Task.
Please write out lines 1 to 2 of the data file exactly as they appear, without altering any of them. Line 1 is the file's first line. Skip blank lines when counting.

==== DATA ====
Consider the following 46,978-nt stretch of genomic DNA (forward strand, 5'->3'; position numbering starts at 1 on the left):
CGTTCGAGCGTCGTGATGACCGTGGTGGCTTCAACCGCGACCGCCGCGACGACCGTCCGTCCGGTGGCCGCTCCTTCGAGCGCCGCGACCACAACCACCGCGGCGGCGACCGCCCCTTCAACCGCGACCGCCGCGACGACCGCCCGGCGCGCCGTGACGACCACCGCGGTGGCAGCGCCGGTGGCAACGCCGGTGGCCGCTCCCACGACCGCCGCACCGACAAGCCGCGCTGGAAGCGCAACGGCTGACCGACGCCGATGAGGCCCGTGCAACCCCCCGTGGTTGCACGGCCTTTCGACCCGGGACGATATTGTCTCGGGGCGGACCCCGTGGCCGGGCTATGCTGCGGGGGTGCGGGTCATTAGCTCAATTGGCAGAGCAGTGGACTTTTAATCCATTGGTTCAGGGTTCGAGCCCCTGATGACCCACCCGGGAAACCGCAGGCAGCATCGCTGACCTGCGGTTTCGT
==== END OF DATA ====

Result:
Consider the following 46,978-nt stretch of genomic DNA (forward strand, 5'->3'; position numbering starts at 1 on the left):
CGTTCGAGCGTCGTGATGACCGTGGTGGCTTCAACCGCGACCGCCGCGACGACCGTCCGTCCGGTGGCCGCTCCTTCGAGCGCCGCGACCACAACCACCGCGGCGGCGACCGCCCCTTCAACCGCGACCGCCGCGACGACCGCCCGGCGCGCCGTGACGACCACCGCGGTGGCAGCGCCGGTGGCAACGCCGGTGGCCGCTCCCACGACCGCCGCACCGACAAGCCGCGCTGGAAGCGCAACGGCTGACCGACGCCGATGAGGCCCGTGCAACCCCCCGTGGTTGCACGGCCTTTCGACCCGGGACGATATTGTCTCGGGGCGGACCCCGTGGCCGGGCTATGCTGCGGGGGTGCGGGTCATTAGCTCAATTGGCAGAGCAGTGGACTTTTAATCCATTGGTTCAGGGTTCGAGCCCCTGATGACCCACCCGGGAAACCGCAGGCAGCATCGCTGACCTGCGGTTTCGT